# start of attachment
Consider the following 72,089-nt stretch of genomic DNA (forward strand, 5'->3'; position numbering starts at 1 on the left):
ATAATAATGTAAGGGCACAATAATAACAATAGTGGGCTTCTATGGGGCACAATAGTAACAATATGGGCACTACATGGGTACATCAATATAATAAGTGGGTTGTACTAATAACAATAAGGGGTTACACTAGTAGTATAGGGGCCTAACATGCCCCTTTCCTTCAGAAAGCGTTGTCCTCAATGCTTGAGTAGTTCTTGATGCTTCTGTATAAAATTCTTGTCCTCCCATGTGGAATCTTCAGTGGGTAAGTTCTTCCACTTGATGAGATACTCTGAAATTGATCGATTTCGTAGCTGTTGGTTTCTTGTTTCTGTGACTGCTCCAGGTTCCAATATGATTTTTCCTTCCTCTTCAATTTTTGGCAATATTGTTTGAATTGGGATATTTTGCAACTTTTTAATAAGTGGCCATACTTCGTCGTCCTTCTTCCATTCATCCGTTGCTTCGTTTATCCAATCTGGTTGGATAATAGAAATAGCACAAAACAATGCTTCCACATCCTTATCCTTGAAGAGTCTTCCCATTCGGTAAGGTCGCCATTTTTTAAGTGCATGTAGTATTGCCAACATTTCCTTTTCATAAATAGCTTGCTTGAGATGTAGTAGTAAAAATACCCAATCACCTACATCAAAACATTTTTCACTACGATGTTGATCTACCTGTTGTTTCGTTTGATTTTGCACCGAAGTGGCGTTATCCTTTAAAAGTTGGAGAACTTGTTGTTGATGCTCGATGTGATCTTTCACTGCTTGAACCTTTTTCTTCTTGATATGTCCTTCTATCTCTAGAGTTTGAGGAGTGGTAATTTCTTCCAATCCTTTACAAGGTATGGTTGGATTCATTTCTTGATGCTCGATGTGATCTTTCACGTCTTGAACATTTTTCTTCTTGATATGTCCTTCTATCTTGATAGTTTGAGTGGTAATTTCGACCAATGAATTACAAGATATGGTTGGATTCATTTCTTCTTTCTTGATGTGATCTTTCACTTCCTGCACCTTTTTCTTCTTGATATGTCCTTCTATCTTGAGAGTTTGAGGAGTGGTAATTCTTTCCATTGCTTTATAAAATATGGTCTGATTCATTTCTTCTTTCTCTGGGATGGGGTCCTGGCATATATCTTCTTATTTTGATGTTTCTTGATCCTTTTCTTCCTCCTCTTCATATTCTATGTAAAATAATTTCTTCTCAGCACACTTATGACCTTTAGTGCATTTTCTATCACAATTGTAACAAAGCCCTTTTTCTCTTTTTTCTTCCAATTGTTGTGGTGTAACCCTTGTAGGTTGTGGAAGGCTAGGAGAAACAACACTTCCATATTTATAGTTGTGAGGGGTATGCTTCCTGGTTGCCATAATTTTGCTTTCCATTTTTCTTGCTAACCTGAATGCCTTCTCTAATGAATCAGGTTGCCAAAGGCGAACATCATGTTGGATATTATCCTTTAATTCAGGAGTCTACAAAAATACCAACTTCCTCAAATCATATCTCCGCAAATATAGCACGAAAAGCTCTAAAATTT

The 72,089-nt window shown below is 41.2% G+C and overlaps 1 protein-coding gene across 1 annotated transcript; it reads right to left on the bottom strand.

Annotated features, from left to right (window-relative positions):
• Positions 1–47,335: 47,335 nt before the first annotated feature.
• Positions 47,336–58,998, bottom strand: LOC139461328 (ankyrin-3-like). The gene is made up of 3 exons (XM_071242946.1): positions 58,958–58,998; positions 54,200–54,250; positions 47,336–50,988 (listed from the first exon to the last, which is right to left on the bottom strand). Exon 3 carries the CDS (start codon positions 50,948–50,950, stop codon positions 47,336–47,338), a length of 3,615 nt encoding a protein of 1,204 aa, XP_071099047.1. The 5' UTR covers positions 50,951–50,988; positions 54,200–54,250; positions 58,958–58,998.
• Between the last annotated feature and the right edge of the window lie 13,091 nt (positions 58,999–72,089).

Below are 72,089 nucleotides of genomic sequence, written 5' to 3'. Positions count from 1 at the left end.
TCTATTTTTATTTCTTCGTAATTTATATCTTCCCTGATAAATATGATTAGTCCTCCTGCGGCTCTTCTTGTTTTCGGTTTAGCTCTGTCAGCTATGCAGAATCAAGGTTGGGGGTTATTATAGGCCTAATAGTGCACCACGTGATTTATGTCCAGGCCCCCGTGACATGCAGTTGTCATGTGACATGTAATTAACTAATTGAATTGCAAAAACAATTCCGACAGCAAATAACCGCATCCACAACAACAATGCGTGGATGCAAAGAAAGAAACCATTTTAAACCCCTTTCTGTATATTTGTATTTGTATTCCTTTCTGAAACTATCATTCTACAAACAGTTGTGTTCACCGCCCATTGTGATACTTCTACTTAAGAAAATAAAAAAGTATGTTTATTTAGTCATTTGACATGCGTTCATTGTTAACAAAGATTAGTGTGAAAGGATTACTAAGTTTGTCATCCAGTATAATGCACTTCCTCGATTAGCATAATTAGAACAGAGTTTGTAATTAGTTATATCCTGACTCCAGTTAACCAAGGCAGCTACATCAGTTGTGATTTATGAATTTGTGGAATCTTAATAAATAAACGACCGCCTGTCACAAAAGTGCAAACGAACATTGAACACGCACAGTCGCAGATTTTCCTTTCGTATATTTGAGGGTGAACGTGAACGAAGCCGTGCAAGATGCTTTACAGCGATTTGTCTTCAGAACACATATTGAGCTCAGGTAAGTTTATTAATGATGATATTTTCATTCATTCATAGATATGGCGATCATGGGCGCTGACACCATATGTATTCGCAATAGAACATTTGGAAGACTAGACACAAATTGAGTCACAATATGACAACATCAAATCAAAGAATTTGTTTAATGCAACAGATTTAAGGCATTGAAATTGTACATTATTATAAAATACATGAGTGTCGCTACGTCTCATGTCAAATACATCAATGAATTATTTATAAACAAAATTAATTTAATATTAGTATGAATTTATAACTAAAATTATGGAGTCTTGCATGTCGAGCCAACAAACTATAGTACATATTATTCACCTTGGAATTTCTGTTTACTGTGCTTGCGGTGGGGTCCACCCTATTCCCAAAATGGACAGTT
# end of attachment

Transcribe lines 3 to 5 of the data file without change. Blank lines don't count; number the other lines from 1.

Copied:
The 72,089-nt window shown below is 41.2% G+C and overlaps 1 protein-coding gene across 1 annotated transcript; it reads right to left on the bottom strand.

Annotated features, from left to right (window-relative positions):
• Positions 1–47,335: 47,335 nt before the first annotated feature.